[June 12, 2021] Many say that the study of ancient texts is generally worthless. Why learn something from long ago when there exists a technically, socially, and economically disparity? My argument is simple, we can learn from the ancients. One text is from the Bible and is also a misunderstood phrase, turn the other cheek.
“But I say unto you, That ye resist not evil: but whosoever shall smite thee on thy right cheek, turn to him the other also.”1 – Bible KJV Matthew 5:39
Dr. Jordan B. Peterson tells us his thoughts on this phrase. Neither of us believes the Bible shows Christ – the archetypal hero – was docile or submissive. In the stories of the Bible, Christ is a threat to the Roman social and political order of the day. And they dealt with him accordingly.
Christ was disagreeable in the Temple and his interactions with the Pharisees. He did not back down, even after Pontius Pilate allowed him to do so. Whatever we may think of Christ’s religious beliefs, it is undeniable that He steadfastly followed the truth. To use my words, Christ is saying that turning the other cheek means not being changed by threats or acts of violence. Stand your ground. Do not give in. Hold yourself up and be brave.
The truth is the threat to an established political state, and the more oppressive a given order from that state, the more effort will be given to stamp out that truth. If we do not turn the other cheek, we meet threats and violence with threats and violence. We become that which we said we were opposing.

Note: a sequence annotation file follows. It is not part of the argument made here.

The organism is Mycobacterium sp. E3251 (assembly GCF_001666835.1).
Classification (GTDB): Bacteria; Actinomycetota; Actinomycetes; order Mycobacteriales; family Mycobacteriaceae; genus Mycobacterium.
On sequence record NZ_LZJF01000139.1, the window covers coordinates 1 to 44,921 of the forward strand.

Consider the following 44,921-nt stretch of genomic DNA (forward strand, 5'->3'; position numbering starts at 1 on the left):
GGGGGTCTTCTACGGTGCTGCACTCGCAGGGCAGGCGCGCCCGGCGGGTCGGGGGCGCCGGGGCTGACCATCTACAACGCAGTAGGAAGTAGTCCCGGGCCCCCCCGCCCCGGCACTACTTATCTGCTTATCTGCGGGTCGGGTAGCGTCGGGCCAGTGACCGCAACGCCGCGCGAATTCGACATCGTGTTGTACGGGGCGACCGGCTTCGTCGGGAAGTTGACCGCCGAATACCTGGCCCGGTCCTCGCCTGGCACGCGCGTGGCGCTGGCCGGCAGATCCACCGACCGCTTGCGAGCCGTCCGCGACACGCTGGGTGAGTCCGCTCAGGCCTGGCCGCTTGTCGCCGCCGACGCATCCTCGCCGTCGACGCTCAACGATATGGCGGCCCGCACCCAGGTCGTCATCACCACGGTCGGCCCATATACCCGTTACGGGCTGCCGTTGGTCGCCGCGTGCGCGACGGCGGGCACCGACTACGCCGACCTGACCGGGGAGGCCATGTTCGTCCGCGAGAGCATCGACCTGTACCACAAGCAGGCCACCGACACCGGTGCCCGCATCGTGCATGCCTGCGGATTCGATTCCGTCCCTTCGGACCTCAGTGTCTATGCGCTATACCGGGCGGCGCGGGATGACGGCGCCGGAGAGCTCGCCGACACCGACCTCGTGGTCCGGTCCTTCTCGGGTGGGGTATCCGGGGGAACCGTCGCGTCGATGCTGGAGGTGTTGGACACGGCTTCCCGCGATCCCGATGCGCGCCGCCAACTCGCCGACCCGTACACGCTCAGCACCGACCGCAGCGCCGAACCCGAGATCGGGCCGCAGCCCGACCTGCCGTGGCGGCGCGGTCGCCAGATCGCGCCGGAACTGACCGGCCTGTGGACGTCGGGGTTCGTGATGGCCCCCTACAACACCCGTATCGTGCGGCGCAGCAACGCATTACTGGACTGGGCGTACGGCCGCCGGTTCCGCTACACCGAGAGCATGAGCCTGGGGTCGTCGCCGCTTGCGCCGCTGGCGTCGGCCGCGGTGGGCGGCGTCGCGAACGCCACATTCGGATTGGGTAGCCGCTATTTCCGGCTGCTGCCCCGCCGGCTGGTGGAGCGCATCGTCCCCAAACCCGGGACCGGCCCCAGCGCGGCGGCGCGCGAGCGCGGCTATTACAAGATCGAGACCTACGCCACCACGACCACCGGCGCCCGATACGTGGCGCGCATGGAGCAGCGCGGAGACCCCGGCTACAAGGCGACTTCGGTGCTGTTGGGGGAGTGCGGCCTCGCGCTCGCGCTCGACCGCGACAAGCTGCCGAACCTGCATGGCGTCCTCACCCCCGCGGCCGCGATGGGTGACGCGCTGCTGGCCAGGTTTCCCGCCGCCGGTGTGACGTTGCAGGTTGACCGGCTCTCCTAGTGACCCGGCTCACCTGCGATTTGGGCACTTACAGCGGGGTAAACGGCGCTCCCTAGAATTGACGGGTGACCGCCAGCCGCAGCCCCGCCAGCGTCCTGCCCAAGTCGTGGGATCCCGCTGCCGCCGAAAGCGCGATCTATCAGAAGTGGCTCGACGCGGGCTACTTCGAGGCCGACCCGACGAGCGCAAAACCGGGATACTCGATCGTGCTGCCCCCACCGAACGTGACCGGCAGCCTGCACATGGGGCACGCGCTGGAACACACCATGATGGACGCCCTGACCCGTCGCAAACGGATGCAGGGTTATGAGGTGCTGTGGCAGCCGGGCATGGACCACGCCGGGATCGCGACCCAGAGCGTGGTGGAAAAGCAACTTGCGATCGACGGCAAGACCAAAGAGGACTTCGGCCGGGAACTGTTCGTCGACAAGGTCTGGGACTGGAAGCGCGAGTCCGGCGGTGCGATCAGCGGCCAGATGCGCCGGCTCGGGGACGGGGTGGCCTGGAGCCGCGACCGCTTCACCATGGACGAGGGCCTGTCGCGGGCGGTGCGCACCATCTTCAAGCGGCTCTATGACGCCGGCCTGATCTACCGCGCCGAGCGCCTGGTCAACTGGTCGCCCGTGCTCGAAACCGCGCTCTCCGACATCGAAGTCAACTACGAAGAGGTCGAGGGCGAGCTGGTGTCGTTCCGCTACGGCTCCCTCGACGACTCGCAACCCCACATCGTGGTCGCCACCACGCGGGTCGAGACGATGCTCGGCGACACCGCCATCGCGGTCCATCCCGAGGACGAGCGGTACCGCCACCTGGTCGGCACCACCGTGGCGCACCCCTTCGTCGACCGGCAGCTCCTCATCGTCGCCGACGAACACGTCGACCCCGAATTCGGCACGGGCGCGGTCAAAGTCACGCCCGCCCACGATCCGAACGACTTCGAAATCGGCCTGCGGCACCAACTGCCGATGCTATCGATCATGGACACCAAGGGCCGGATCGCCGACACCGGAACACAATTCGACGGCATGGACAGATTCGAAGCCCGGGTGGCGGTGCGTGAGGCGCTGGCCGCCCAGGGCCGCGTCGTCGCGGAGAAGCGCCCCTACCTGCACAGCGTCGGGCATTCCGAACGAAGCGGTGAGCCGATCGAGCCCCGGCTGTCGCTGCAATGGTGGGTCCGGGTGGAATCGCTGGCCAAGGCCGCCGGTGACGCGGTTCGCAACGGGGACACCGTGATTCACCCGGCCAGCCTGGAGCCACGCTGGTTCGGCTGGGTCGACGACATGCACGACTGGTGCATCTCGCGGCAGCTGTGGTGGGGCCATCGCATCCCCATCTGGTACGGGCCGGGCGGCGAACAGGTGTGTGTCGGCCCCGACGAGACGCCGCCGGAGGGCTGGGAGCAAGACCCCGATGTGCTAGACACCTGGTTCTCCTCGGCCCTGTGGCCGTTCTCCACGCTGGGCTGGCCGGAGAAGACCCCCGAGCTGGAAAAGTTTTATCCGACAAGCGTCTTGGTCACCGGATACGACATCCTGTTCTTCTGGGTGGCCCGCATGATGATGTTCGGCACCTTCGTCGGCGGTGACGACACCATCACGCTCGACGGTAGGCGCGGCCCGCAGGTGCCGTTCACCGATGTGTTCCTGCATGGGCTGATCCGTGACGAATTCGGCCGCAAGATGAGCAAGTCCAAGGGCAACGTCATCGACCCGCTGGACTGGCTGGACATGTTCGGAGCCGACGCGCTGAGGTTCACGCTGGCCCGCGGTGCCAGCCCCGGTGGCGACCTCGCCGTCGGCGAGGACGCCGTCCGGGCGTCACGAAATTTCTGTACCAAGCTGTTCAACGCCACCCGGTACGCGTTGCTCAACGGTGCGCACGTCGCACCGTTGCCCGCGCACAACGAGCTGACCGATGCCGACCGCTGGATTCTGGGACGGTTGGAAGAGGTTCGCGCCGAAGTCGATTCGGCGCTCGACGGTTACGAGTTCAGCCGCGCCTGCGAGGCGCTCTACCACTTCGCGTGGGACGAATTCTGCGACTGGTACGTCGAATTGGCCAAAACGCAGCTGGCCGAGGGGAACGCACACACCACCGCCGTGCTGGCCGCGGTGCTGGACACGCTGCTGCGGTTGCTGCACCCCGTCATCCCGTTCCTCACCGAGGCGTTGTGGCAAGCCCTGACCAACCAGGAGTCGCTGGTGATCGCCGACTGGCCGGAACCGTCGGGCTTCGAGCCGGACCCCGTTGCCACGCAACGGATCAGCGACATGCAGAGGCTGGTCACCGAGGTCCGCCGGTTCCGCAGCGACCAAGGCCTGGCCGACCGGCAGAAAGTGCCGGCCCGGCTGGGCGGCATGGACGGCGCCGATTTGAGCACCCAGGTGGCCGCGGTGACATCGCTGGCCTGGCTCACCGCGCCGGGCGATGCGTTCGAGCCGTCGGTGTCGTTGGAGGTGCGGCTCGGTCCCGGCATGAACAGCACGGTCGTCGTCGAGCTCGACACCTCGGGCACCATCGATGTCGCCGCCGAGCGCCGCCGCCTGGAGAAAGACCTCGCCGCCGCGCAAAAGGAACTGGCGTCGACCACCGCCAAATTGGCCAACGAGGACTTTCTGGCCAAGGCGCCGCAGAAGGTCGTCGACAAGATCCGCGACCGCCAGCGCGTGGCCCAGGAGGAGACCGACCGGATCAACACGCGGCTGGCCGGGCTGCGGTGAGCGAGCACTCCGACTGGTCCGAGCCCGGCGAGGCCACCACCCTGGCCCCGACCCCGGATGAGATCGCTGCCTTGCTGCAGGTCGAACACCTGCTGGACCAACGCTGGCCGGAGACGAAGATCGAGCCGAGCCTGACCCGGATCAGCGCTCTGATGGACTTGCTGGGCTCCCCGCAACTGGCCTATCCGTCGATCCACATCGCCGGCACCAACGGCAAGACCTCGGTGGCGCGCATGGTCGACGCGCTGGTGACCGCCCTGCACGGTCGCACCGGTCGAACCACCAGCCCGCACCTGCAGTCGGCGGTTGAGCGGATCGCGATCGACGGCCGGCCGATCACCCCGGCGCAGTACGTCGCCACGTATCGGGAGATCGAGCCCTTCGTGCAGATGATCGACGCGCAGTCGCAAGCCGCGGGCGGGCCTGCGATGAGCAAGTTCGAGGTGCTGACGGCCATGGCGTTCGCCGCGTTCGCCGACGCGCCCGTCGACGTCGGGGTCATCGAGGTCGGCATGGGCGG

To turn the other cheek, then, is to employ assertiveness by refusing to back down or to submit to an authoritarian state by sacrificing what we believe in, which is the truth. Thus, there is a great falsehood of all social and political movements throughout history that by not turning the other cheek, you bring about change.
The belief of Dr. Peterson, by using an unswerving pursuit of the truth, only then can we be genuinely a change agent.
In an earlier post (see link here), I discussed the meaning of “the meek shall inherit the earth.”2 When I look back upon these ancient texts, I’m amazed at what I did not understand and, in fact, seriously misinterpreted. Today’s look at ‘turn the other cheek’ was my wife’s idea. Thanks, sweetie.
- https://www.kingjamesbibleonline.org/Matthew-5-37_5-40/ Additionally, ‘turning the other cheek’ is mentioned at least 8 other times in the Bible and within context. This is no one-time quote.
- “Meek means, in this context, not someone who gives up or runs away or turns the other cheek, but someone who is capable of force and decides not to use it unless needed. A more literal translation would meek refers to those who have weapons and know to use them but are determined to keep them sheathed.”